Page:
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RE: Location vs. names

From: <Patrick.Stickler@nokia.com>
Date: Sun, 10 Jun 2001 22:50:13 +0300
Message-ID: <6D1A8E7871B9D211B3B00008C7490AA50795876D@treis03nok>
To: decoy@iki.fi, champin@bat710.univ-lyon1.fr
Cc: www-rdf-interest@w3.org


> -----Original Message-----
> From: ext Sampo Syreeni [mailto:decoy@iki.fi]
> Sent: 10 June, 2001 13:00
> To: Pierre-Antoine CHAMPIN
> Cc: www-rdf-interest@w3.org
> Subject: Re: Location vs. names
> 
> 
> On 8 Jun 2001, Pierre-Antoine CHAMPIN wrote:
> 
> >A problem is that the distinction is absolutely not taken 
> for granted by W3C people.
> >Have a look at :
> >  http://www.w3.org/DesignIssues/NameMyth.html
> 
> If I understand correctly, TimBL's argument hinges on the 
> problems we get
> from unstructured names and resolution. That is, he presents 
> the idea that
> names change when they embed information (like people's 
> names, metadata)
> that can change, and so the only sort of name that does not 
> need to change
> is something which is completely unstructured. That is quite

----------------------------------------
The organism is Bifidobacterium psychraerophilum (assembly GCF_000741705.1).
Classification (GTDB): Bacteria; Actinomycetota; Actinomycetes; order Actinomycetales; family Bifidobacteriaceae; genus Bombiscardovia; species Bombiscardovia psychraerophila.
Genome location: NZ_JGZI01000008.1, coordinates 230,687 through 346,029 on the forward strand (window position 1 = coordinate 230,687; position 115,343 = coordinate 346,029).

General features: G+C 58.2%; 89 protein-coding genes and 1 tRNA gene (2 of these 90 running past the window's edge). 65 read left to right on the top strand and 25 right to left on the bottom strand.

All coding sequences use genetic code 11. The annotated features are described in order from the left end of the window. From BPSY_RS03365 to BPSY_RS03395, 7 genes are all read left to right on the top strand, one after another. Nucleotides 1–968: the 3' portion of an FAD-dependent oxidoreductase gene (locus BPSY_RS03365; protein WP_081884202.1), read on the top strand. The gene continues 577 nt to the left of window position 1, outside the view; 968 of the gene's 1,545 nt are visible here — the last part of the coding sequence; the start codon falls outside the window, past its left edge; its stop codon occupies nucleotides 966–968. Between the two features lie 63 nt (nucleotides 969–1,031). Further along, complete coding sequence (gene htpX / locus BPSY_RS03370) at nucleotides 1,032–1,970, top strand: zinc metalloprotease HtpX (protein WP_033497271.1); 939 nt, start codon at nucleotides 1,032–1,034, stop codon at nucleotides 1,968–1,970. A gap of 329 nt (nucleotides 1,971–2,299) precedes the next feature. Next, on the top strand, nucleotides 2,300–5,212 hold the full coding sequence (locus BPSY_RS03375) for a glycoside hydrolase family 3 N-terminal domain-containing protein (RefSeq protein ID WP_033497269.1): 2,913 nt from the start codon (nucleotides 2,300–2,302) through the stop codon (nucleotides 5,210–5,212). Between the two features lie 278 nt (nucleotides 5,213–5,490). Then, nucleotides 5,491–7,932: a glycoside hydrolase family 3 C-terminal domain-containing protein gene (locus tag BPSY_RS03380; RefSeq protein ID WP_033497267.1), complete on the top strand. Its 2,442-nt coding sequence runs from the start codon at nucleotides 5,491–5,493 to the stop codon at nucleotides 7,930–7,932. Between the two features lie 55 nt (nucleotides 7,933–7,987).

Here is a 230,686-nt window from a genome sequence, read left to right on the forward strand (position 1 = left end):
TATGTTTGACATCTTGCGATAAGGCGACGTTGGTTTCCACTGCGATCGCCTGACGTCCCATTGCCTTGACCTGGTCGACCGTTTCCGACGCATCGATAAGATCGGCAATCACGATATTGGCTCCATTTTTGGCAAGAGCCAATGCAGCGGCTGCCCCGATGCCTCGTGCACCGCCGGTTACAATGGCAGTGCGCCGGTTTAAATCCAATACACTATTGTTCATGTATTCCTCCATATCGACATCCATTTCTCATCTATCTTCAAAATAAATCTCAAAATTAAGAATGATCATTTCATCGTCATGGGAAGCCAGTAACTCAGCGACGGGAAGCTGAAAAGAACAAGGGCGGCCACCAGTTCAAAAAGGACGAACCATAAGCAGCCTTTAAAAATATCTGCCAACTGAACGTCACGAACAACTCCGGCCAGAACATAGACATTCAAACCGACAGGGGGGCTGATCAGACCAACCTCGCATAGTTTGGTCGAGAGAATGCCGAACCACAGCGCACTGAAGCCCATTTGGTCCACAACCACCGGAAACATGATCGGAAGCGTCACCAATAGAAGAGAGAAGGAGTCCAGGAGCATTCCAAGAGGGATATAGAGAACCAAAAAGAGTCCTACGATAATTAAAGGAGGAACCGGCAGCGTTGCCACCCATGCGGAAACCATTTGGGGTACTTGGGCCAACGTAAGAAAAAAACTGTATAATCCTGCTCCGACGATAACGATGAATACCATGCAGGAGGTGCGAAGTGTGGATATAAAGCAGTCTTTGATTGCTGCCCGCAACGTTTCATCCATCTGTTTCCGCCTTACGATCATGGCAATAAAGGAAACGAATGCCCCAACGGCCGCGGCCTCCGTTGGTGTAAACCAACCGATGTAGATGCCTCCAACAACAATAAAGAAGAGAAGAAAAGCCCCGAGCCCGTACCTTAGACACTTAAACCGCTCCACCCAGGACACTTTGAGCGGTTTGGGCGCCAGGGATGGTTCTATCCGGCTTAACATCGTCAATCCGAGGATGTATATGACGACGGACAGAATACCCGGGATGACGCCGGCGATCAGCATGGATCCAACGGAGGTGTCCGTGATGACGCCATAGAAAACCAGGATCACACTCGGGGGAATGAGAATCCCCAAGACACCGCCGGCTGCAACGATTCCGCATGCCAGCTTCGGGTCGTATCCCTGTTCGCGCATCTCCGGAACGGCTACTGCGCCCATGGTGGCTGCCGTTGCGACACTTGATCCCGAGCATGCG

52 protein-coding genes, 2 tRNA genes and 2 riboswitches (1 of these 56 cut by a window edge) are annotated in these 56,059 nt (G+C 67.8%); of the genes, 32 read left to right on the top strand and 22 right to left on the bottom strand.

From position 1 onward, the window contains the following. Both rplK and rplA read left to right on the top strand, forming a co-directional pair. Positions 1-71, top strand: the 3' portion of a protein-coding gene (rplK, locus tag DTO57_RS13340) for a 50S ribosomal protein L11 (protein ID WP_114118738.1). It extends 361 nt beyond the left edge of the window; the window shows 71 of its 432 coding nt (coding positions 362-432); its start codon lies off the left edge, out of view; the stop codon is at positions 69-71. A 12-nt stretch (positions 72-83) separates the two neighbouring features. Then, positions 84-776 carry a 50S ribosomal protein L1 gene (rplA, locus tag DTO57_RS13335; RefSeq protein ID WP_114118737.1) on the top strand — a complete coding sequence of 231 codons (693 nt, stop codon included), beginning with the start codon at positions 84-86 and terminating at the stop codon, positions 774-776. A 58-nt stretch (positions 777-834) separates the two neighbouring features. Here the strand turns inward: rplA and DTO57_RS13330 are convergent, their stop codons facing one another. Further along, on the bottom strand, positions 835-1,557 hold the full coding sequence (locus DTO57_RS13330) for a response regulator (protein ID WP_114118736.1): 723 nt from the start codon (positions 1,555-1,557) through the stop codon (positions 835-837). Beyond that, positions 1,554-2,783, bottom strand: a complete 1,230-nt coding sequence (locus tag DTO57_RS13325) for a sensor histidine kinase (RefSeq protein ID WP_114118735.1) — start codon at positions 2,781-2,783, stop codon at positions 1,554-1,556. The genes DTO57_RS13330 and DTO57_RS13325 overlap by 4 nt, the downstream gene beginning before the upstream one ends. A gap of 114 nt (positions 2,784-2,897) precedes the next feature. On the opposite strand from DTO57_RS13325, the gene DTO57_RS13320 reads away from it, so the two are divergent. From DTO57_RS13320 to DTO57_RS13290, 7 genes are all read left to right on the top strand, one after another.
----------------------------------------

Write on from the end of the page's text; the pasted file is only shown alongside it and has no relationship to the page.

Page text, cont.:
> correct. Then
> he goes on to claim that without structure, names cannot be 
> dereferenced. I
> think this particular conclusion is a bit hasty.

One assertion I would make is that sometimes a location is a name
and sometimes a name is a location. Perspective, context and
pragmatics can impose a particular interpretation of any given
identifier as to its opacity.

Just because an identifier might in one case act as an opaque
name and in another case act as a location/address/path, does 
not mean that the distinction between name and location is
not important.
 
> ...
> I think that
> URLs and URNs are two different things, neither of which is becoming
> obsolete very soon. On the contrary, people should work to get URN
> resolution working.

Amen.

Patrick

--
Patrick Stickler                      Phone:  +358 3 356 0209
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Visiokatu 1, 33720 Tampere, Finland   Email:  patrick.stickler@nokia.com
 
Received on Sunday, 10 June 2001 15:50:35 GMT

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